The good and bad of the System V init system
The good of System V init is that it gave us several big improvements
over what came before in V7 and BSD Unix. First
and largest, it modularized the boot process; instead of a monolithic
shell script (or two, if you counted
/etc/rc.local) you had a
collection of little ones, one for each separate service. This alone is
a massive win and enabled all sorts of things that we take for granted
today (for example, casually stopping or starting a service).
The other big change is that System V init turned the entire work of
init from a collection of hacks into a systematic and generalized
thing. It formally defined runlevels and runlevel transitions and
/etc/inittab a general mechanism for specifying all of the
work init did, from booting to running
gettys on serial lines (or
running anything) to how to reboot the system. System V init removed
the magic and hardcoding in favour of transparency. Things like
stopped killing processes and making special system calls and turned
into 'tell init to go into runlevel ...', and then
runlevel transitions said what to do so that this actually rebooted the
machine. In the process it added a way to specify how services shut
(Simply defining runlevels formally meant that other systems could now tell what state the system was in and behave differently between eg single user mode and multiuser mode.)
The very general and high level view of the bad of the System V init system is that fundamentally all it does is blindly run shell scripts (and that only when the runlevel changes). This creates all sorts of lower-level consequences:
- SysV init doesn't know what services are even theoretically running
right now, much less which ones of them might have failed since
they were started.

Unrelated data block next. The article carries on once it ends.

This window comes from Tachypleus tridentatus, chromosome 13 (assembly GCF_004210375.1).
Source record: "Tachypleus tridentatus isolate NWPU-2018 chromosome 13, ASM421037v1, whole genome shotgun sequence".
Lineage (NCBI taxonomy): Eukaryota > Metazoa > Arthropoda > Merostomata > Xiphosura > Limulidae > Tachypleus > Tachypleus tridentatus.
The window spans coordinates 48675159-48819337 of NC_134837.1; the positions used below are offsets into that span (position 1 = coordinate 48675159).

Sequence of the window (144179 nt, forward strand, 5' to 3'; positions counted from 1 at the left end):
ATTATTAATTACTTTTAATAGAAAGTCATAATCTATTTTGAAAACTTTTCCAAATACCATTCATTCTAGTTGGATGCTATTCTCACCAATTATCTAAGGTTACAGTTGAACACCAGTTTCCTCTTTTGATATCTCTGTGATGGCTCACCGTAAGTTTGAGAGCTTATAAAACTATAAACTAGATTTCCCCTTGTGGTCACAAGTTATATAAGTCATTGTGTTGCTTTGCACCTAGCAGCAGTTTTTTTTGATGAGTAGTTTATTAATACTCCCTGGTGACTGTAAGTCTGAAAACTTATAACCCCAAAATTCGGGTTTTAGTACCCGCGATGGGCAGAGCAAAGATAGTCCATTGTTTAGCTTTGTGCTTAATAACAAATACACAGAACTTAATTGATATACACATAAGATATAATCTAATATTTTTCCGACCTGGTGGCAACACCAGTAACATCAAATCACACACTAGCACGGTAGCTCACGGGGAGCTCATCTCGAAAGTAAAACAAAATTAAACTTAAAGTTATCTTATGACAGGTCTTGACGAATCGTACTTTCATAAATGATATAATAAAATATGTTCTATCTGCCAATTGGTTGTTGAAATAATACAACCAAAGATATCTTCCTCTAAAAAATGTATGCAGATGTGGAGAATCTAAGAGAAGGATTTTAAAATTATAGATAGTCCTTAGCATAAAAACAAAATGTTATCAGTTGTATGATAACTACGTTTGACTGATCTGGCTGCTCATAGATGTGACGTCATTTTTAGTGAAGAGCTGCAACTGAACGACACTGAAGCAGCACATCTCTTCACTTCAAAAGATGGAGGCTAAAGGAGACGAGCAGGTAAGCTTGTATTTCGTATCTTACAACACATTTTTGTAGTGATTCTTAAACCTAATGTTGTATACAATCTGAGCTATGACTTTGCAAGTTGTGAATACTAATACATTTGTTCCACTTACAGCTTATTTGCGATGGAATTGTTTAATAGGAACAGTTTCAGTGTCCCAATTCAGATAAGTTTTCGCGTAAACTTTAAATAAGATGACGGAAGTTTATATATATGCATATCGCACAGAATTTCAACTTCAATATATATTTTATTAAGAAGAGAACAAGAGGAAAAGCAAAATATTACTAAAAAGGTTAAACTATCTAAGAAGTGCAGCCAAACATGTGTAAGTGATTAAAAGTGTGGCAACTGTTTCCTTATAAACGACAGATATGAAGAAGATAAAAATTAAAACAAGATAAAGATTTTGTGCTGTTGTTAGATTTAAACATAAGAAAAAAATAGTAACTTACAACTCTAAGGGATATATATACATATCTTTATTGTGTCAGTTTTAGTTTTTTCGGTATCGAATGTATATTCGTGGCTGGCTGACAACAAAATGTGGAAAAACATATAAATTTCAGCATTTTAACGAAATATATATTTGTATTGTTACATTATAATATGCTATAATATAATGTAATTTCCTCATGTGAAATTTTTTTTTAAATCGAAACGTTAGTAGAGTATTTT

- It doesn't know what processes are associated with what services.
Even individual init scripts don't know this reliably, especially
for modern multi-process services.
- Even init scripts themselves can't be certain what the state of
their service is. They must resort to ad hoc approaches like PID
files, flag files for 'did someone run <script> start at some time
this boot', checking process listings, and so on. These can
- Services are restarted in a different environment than how they
are started on boot. Often
contamination leaks in to a restarted service (in the form of
stray environment variables and other things).
- Output from services being started is not logged or captured in any
systematic way. Many init scripts simply throw it away and there's
certainly no official proper place to put it.
- The ordering of service starts is entirely linear, by explicit
specification and guarantee. System V init explicitly says 'I
start things in the following order'. There is no parallelism.
- Services are only started and stopped when the runlevel changes.
There is no support for starting services on demand, on events,
or when their prerequisites become ready (or stopping them when
a prerequisite is being shut down).
- System V init has no idea of dependencies and thus no way for
services to declare 'if X is restarted I need to be restarted too'
or 'don't start me until X declares itself ready'.
- There is no provision for restarting services on failure.
Technically you can give your service a direct
/etc/inittabentry (if it doesn't background itself) but then you move it outside of what people consider 'the init system' and lose everything associated with a regular init script.
- Since init scripts are shell scripts, they're essentially
impossible for programs to analyse to determine various things about
- It's both hard and system-dependent to write a completely correct
init script (and many init scripts are mostly boilerplate). As a
result it's common for init scripts to not be completely correct.
- Init scripts are not lightweight things in general, either in reading them to understand them or in executing them to do things.
In theory you can try to fix many of these issues by adding workarounds in your standard init script functionality. Your 'standard' init script utilities would capture all daemon output in a documented place and way, start everything in cgroups (on Linux) or containers to track processes reliably, have support for restarting services on failure, carefully scrub every last bit of the environment on restarts, monitor things even after start, et cetera et cetera, and then you would insist that absolutely every init script use your utilities and only your utilities. In practice nothing like this has ever worked in practice (people always show up with init scripts that have bugs, take shortcuts, or do not even try to use your complex 'standard' init utilities) and the result would not particularly be a 'System V init system' except in a fairly loose sense.
(It would also make each init script do even more work and run even more slowly than they do now.)